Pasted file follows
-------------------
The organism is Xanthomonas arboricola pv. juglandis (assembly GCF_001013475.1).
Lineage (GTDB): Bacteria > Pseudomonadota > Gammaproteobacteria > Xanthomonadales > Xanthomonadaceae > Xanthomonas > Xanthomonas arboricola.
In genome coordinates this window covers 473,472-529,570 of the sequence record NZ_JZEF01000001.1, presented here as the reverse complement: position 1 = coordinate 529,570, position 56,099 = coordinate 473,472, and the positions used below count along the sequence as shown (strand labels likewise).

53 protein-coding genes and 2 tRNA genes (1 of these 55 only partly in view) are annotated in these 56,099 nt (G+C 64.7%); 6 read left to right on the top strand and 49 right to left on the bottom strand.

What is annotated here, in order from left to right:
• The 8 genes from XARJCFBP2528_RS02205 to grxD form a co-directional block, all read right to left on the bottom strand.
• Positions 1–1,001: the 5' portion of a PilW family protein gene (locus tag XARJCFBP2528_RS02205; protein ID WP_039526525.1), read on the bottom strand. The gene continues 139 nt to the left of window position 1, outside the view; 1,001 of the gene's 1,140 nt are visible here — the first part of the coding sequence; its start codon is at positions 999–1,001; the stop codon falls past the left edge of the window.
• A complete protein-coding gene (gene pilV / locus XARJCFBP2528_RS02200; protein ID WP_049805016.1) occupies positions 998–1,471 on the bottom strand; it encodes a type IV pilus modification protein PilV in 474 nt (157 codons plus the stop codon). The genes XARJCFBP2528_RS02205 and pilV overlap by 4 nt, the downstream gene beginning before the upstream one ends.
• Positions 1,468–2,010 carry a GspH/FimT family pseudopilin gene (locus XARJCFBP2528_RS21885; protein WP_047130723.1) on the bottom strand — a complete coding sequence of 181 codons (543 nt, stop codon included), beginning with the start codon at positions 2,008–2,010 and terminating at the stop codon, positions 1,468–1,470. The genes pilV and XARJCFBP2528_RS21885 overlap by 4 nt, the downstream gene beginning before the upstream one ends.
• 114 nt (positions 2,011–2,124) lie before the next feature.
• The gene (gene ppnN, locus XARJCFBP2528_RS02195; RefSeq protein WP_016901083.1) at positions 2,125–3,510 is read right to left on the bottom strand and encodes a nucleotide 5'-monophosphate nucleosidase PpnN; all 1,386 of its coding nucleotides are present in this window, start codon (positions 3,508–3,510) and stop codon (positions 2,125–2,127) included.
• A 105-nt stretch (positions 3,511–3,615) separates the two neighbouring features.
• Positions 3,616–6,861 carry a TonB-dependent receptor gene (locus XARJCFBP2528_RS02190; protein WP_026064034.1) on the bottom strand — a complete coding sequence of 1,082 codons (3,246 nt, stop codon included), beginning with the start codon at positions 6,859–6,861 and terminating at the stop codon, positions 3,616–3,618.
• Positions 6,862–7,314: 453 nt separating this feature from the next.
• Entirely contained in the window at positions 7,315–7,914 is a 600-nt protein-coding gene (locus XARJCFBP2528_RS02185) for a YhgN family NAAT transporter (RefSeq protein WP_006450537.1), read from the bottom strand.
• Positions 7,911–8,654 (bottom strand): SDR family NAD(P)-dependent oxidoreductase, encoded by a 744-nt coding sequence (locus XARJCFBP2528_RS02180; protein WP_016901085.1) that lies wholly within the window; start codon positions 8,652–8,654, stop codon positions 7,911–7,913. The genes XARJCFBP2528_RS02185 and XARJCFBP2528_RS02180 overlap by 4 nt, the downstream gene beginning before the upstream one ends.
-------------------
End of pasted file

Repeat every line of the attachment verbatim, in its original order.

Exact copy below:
The organism is Xanthomonas arboricola pv. juglandis (assembly GCF_001013475.1).
Lineage (GTDB): Bacteria > Pseudomonadota > Gammaproteobacteria > Xanthomonadales > Xanthomonadaceae > Xanthomonas > Xanthomonas arboricola.
In genome coordinates this window covers 473,472-529,570 of the sequence record NZ_JZEF01000001.1, presented here as the reverse complement: position 1 = coordinate 529,570, position 56,099 = coordinate 473,472, and the positions used below count along the sequence as shown (strand labels likewise).

53 protein-coding genes and 2 tRNA genes (1 of these 55 only partly in view) are annotated in these 56,099 nt (G+C 64.7%); 6 read left to right on the top strand and 49 right to left on the bottom strand.

What is annotated here, in order from left to right:
• The 8 genes from XARJCFBP2528_RS02205 to grxD form a co-directional block, all read right to left on the bottom strand.
• Positions 1–1,001: the 5' portion of a PilW family protein gene (locus tag XARJCFBP2528_RS02205; protein ID WP_039526525.1), read on the bottom strand. The gene continues 139 nt to the left of window position 1, outside the view; 1,001 of the gene's 1,140 nt are visible here — the first part of the coding sequence; its start codon is at positions 999–1,001; the stop codon falls past the left edge of the window.
• A complete protein-coding gene (gene pilV / locus XARJCFBP2528_RS02200; protein ID WP_049805016.1) occupies positions 998–1,471 on the bottom strand; it encodes a type IV pilus modification protein PilV in 474 nt (157 codons plus the stop codon). The genes XARJCFBP2528_RS02205 and pilV overlap by 4 nt, the downstream gene beginning before the upstream one ends.
• Positions 1,468–2,010 carry a GspH/FimT family pseudopilin gene (locus XARJCFBP2528_RS21885; protein WP_047130723.1) on the bottom strand — a complete coding sequence of 181 codons (543 nt, stop codon included), beginning with the start codon at positions 2,008–2,010 and terminating at the stop codon, positions 1,468–1,470. The genes pilV and XARJCFBP2528_RS21885 overlap by 4 nt, the downstream gene beginning before the upstream one ends.
• 114 nt (positions 2,011–2,124) lie before the next feature.
• The gene (gene ppnN, locus XARJCFBP2528_RS02195; RefSeq protein WP_016901083.1) at positions 2,125–3,510 is read right to left on the bottom strand and encodes a nucleotide 5'-monophosphate nucleosidase PpnN; all 1,386 of its coding nucleotides are present in this window, start codon (positions 3,508–3,510) and stop codon (positions 2,125–2,127) included.
• A 105-nt stretch (positions 3,511–3,615) separates the two neighbouring features.
• Positions 3,616–6,861 carry a TonB-dependent receptor gene (locus XARJCFBP2528_RS02190; protein WP_026064034.1) on the bottom strand — a complete coding sequence of 1,082 codons (3,246 nt, stop codon included), beginning with the start codon at positions 6,859–6,861 and terminating at the stop codon, positions 3,616–3,618.
• Positions 6,862–7,314: 453 nt separating this feature from the next.
• Entirely contained in the window at positions 7,315–7,914 is a 600-nt protein-coding gene (locus XARJCFBP2528_RS02185) for a YhgN family NAAT transporter (RefSeq protein WP_006450537.1), read from the bottom strand.
• Positions 7,911–8,654 (bottom strand): SDR family NAD(P)-dependent oxidoreductase, encoded by a 744-nt coding sequence (locus XARJCFBP2528_RS02180; protein WP_016901085.1) that lies wholly within the window; start codon positions 8,652–8,654, stop codon positions 7,911–7,913. The genes XARJCFBP2528_RS02185 and XARJCFBP2528_RS02180 overlap by 4 nt, the downstream gene beginning before the upstream one ends.